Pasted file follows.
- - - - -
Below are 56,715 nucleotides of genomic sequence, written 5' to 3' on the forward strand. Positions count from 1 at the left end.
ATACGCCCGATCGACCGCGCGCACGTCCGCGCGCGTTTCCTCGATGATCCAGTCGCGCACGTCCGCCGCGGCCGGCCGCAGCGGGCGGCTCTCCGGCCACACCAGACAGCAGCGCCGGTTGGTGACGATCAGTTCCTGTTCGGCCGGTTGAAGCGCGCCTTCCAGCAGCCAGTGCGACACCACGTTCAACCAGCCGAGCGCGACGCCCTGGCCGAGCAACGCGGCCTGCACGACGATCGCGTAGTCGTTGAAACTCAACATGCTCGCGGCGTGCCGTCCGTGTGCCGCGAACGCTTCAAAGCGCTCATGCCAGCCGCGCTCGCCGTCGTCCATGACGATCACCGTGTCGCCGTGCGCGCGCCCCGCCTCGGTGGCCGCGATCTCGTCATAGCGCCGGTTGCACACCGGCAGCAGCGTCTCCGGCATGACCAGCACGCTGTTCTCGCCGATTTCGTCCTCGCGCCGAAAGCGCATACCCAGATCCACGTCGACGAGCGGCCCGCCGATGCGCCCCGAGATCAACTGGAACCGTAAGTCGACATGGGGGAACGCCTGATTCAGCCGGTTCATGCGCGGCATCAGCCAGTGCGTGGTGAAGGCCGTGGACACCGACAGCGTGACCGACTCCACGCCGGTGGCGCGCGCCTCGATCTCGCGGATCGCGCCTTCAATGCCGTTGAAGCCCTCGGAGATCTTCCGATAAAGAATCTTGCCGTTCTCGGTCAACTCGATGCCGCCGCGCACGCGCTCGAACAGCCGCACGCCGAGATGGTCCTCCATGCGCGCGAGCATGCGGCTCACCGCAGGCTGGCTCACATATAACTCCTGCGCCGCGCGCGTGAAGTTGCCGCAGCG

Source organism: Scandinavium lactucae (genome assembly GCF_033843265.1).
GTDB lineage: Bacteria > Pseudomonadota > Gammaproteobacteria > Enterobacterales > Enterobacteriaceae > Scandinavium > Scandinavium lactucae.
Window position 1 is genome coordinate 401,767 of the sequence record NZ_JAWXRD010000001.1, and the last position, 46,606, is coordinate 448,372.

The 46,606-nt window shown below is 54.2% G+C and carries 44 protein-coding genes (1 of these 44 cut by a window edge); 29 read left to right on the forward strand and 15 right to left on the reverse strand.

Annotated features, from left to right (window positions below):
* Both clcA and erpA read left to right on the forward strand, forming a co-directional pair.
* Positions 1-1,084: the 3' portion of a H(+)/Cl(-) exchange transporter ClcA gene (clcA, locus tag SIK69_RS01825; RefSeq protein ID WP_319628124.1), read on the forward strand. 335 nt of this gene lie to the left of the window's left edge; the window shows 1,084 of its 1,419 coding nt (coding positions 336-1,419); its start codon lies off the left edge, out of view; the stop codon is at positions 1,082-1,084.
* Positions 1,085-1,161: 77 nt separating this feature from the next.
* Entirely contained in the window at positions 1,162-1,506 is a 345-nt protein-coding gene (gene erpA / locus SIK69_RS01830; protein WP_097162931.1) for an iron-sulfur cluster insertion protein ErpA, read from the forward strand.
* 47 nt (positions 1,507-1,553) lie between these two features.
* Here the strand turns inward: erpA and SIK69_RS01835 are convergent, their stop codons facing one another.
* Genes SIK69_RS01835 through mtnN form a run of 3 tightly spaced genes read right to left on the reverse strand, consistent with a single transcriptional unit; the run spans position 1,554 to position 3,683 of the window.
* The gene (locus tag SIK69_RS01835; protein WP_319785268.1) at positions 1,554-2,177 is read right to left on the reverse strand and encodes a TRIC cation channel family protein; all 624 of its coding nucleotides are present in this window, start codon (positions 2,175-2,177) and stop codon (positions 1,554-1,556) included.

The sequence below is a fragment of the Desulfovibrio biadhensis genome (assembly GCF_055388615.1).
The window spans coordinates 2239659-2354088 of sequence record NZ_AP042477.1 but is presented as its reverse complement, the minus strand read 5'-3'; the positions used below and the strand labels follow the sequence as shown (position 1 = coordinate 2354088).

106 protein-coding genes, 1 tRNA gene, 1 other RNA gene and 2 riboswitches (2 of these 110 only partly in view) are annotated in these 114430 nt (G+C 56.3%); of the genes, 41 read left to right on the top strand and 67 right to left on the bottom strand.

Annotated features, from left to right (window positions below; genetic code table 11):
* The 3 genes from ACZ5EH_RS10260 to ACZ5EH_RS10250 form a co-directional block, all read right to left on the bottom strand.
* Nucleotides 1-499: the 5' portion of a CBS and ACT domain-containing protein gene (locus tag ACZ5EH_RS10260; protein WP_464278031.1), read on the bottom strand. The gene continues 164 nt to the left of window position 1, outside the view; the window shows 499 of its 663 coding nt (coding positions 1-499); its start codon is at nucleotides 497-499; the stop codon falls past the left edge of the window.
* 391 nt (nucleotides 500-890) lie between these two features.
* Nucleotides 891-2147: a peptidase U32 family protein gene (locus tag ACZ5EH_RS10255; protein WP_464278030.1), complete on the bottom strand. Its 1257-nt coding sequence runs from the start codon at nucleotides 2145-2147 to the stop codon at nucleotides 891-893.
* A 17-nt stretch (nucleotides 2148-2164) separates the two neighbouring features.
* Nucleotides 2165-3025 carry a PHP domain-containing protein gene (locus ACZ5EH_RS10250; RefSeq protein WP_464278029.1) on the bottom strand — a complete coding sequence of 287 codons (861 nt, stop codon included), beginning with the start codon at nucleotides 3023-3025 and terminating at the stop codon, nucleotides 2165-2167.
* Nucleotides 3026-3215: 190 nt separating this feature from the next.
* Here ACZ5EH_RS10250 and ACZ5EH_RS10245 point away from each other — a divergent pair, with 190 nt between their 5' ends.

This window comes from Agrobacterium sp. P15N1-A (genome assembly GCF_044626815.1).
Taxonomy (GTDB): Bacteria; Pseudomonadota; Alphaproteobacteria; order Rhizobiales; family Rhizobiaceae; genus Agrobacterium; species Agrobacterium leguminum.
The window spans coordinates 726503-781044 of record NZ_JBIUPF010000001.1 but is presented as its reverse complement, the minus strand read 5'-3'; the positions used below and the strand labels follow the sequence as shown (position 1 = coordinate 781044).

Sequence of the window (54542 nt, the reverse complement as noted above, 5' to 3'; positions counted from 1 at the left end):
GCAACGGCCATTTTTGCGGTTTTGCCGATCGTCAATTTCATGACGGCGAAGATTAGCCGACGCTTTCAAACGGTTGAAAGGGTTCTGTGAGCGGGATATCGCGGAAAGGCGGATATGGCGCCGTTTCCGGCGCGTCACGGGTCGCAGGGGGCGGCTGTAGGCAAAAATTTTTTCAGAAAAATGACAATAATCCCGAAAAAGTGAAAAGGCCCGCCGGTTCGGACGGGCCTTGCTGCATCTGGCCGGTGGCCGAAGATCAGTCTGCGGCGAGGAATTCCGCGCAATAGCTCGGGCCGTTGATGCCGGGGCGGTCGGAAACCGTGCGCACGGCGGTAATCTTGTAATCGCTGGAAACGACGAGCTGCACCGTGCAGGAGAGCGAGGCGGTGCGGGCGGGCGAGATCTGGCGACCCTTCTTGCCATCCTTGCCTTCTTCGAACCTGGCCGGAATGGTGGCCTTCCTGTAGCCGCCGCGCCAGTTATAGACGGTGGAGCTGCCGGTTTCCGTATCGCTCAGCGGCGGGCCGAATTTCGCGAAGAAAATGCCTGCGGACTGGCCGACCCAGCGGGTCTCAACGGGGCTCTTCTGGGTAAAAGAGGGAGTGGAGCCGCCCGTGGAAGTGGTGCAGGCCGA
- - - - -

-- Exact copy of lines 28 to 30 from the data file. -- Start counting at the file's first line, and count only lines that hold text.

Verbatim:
This window comes from Agrobacterium sp. P15N1-A (genome assembly GCF_044626815.1).
Taxonomy (GTDB): Bacteria; Pseudomonadota; Alphaproteobacteria; order Rhizobiales; family Rhizobiaceae; genus Agrobacterium; species Agrobacterium leguminum.
The window spans coordinates 726503-781044 of record NZ_JBIUPF010000001.1 but is presented as its reverse complement, the minus strand read 5'-3'; the positions used below and the strand labels follow the sequence as shown (position 1 = coordinate 781044).